I propose to take Questions Nos. 58 and 77 together.
When I last answered questions in the House about this matter on 1 July the remains of three victims had been located. The remains of these persons – Mr. Eamonn Molloy, Mr. Brian McKinney and Mr. John McClory – have since been returned to their families for burial.
Despite extensive searching, involving the commitment of whatever Garda and other resources were necessary, no other remains were located. I should make the point that those searches generally went considerably further than would have been thought necessary on the basis of the information made available. In other words, all reasonable efforts were made to bring those searches to a successful conclusion. In making this point, I am sure all Members of the House will join me in paying tribute to the excellent work carried out by An Garda Síochána in this regard, not least for the sensitive manner in which they dealt with the relatives who obviously were going through a particularly harrowing time.
After 49 days of extensive searching an operational decision was taken to suspend the remaining searches and to assess the operation in the light of the information available. Discussions are ongoing between the gardaí and the Commission for the Location of Victims' Remains regarding the availability of any further information that would assist in the search for the remains of the victims. Any such information is being and will be assessed to see if it forms the basis for further action on the part of the gardaí. I take this opportunity to appeal to anyone who has information which could lead to the location of victims' remains to make this available to the commission.
While I do not have available to me the precise number of hours expended by the gardaí to date, and I do not believe there would be any substantial benefit to be gained by collating this information, it is beyond doubt that the necessary resources were made available both in terms of the gardaí and outside assistance to undertake the searches in question.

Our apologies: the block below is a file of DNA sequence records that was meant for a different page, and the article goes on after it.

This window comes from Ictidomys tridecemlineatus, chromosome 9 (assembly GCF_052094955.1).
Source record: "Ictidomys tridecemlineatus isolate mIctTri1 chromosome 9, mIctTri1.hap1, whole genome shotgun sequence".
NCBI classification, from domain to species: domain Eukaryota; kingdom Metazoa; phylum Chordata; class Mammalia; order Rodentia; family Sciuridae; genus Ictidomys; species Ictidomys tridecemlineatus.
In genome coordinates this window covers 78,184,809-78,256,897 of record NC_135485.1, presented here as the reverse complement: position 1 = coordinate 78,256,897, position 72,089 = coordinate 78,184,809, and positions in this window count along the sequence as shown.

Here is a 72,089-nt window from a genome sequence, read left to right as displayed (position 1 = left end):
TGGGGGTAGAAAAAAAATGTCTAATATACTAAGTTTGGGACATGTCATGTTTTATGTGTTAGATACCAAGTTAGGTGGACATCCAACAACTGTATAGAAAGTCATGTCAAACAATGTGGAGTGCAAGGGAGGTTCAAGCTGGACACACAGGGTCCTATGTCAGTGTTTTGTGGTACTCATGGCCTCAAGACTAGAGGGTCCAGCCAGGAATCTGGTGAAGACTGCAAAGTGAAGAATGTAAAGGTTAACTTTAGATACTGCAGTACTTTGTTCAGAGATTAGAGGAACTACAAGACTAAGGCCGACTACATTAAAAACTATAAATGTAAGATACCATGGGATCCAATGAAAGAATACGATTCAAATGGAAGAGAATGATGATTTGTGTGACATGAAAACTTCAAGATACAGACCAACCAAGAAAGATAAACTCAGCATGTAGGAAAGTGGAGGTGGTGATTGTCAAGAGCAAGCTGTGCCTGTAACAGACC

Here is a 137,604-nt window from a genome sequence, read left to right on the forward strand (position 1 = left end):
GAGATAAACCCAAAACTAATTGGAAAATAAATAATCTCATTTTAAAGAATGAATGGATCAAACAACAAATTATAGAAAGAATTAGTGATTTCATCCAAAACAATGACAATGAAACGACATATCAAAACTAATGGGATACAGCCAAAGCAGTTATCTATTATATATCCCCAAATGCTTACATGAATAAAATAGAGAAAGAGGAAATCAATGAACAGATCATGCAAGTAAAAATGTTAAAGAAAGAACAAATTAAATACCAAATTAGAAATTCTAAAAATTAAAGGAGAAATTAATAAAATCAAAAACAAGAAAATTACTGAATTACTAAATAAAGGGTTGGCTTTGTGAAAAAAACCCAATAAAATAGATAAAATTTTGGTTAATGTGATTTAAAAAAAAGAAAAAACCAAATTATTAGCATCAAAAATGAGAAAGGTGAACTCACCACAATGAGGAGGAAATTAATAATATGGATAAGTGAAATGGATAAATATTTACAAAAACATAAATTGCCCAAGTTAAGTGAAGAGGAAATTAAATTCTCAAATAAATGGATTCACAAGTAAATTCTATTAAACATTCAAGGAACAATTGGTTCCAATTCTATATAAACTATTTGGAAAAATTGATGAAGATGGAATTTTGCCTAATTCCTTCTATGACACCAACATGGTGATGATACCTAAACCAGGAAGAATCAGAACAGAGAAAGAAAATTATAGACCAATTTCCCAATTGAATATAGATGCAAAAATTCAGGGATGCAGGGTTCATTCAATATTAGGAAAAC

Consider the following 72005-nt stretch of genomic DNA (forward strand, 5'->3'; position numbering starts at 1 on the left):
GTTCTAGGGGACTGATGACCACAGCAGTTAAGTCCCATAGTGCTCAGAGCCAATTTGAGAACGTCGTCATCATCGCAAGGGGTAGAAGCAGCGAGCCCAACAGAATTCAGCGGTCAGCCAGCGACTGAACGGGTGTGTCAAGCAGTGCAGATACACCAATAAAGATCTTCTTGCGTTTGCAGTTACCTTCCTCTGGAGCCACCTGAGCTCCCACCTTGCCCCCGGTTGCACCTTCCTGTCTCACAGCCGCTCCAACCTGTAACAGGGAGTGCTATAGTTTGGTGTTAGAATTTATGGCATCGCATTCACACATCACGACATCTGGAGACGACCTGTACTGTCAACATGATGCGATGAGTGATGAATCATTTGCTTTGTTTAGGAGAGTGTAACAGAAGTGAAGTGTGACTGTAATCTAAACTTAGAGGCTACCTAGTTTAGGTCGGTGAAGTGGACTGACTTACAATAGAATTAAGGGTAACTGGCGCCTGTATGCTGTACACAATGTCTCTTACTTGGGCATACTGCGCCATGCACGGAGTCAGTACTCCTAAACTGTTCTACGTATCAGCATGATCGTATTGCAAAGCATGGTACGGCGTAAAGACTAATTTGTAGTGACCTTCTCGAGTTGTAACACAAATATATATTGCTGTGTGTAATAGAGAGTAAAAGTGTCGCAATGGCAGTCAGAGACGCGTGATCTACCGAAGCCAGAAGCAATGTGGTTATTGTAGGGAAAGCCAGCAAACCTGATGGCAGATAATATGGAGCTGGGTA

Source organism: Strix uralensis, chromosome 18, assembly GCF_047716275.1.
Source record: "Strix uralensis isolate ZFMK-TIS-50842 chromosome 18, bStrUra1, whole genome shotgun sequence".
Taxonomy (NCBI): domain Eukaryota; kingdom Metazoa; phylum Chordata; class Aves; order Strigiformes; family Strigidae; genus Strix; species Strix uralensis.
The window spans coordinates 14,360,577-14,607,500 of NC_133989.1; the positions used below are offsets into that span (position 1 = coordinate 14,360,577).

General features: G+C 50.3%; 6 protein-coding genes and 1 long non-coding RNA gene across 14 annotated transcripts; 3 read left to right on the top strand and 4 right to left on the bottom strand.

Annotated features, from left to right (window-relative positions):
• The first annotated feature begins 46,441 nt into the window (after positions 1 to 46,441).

In relation to the matter raised by Deputy Quinn, I refer the Deputy to Parliamentary Question No. 118 of 28 April 1999, No. 93 of 5 May 1999 and No. 248 of 11 May 1999. As mentioned in the responses to those questions, the remains in this case are those of the late Mr. Séamus Ruddy. Following appropriate consultations, on 23 March 1999 the Irish Central Authority for Mutual Assistance in Criminal Matters, which is part of my Department, forwarded an International Rogatory Commission to the French Ministry of Justice for assistance in locating the remains of Mr. Ruddy. The rogatory commission was issued by the Director of Public Prosecutions at the request of An Garda Síochána. The French Ministry gave approval in principle for the execution of the request on 15 April and, following subsequent contact between the gardaí and the relevant French authorities, a search was carried out on 5 and 6 May 1999.
The full co-operation of the French authorities was received at all stages and I want to place my appreciation of this on the record of the House. In addition, all possible assistance was afforded by the Irish authorities involved in the matter. An area which had been indicated as the place where the remains in question were located was excavated without success. The initial area of search was then widened and a much more extensive area was excavated, again, unfortunately, with negative results.
Recently the gardaí have received further information from the Commission for the Location of Victims' Remains on the possible location of the remains. This information is currently being evaluated in co-operation with the French authorities so that an agreed strategy for further action may be taken in the near future.
It is only right to acknowledge again the valuable work being performed by the Commission for the Location of Victims' Remains in dealing with this very difficult issue.